In conclusion, while specific antiviral therapies are in rapid development (remdesivir, chloroquine, vaccine), controlling the powerful inflammatory response causing severe IP or ARDS is a reasonable approach. Agents that are available now to improve the lung injuries due to the host reactions and reduce the lethality of the disease are badly needed, and some are already in clinical studies. Drugs targeting multiple cyto/chemokines involved in SARS-COv-2 IP are available for trial or for off-label use, but close attention is needed to the schedule of administration, considered the immunosuppressive action of these drugs. To this aim rapid identification of prognostic factors in the peripheral immune profile may support therapeutic approach. Careful clinical studies are warranted.

Author Contributions

SS and RP both equally contributed in designing and realizing the manuscript.

Conflict of Interest

The authors declare that the research was conducted in the absence of any commercial or financial relationships that could be construed as a potential conflict of interest.

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Keywords: cytokine, inflammation, offlabel drug use, macrophages, interstitial pneumonia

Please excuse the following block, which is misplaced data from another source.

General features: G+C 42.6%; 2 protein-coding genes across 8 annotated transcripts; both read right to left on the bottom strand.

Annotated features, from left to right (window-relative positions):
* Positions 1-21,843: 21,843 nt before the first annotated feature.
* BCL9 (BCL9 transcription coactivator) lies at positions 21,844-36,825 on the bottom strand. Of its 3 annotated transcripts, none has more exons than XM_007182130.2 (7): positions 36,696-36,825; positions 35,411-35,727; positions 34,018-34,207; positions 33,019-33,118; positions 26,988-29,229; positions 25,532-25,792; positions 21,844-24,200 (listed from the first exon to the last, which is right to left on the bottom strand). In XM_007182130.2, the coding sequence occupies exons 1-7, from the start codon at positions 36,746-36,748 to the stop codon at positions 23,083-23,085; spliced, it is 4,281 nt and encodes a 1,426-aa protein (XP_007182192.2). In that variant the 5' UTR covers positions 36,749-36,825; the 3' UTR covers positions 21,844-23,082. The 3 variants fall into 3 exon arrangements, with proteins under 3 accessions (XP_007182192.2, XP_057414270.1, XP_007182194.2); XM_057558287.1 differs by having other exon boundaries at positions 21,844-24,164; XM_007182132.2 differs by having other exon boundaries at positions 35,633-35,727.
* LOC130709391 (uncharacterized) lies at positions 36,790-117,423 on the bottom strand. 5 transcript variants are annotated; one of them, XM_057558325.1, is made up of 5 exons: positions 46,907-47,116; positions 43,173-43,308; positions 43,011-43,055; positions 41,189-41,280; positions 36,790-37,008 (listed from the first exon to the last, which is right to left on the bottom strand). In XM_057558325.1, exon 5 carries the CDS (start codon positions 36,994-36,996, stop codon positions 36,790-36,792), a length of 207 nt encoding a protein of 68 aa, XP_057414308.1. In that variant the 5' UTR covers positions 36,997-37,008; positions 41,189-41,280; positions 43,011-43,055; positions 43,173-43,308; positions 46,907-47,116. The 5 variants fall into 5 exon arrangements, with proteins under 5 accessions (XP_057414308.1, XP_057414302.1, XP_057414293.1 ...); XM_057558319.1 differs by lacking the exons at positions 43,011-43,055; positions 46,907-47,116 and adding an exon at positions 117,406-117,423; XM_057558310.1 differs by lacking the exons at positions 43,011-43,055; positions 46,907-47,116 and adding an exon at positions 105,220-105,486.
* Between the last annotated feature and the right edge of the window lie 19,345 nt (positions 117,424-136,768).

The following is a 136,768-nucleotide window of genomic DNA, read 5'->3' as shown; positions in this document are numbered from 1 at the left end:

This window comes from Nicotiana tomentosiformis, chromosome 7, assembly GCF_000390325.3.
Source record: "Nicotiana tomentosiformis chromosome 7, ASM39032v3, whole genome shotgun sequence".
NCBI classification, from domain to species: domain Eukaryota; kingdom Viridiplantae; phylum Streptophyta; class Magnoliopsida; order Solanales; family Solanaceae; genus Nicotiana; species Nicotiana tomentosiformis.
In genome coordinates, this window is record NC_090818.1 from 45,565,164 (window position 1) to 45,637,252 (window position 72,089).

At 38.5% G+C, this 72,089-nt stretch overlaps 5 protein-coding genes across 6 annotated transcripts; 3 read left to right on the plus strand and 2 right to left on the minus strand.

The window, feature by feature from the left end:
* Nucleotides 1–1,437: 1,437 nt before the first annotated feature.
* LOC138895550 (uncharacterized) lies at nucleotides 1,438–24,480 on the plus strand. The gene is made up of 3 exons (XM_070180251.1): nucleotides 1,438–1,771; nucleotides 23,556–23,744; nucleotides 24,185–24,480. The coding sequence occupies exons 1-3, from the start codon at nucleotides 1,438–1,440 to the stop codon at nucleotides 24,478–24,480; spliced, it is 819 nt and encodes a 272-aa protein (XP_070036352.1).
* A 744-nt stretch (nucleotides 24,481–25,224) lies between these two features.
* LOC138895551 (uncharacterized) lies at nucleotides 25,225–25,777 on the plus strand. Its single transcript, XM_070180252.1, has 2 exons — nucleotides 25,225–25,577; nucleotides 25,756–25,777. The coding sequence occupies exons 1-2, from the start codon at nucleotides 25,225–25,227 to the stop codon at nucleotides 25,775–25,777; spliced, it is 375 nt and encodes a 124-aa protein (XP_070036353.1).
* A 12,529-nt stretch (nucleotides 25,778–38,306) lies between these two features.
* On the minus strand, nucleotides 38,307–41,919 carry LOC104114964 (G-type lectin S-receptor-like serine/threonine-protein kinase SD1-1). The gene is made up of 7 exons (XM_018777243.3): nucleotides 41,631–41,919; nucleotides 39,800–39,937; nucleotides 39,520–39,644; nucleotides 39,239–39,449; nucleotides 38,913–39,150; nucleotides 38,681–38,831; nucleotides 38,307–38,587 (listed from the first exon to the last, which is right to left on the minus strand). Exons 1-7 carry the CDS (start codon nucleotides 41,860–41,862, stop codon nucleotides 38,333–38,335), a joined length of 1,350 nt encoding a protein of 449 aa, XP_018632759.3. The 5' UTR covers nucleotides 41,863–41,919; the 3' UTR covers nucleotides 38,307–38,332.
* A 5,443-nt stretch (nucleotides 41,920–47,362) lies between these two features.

Citation: Scala S and Pacelli R (2020) Fighting the Host Reaction to SARS-COv-2 in Critically Ill Patients: The Possible Contribution of Off-Label Drugs. Front. Immunol. 11:1201. doi: 10.3389/fimmu.2020.01201

Received: 31 March 2020; Accepted: 14 May 2020;
Published: 27 May 2020.

Edited by:

Denise Doolan, James Cook University, Australia

Reviewed by:

Georg F. Weber, University of Cincinnati, United States
Xuguang Li, Health Canada, Canada

Copyright © 2020 Scala and Pacelli. This is an open-access article distributed under the terms of the Creative Commons Attribution License (CC BY). The use, distribution or reproduction in other forums is permitted, provided the original author(s) and the copyright owner(s) are credited and that the original publication in this journal is cited, in accordance with accepted academic practice. No use, distribution or reproduction is permitted which does not comply with these terms.

*Correspondence: Stefania Scala, s.scala@istitutotumori.na.it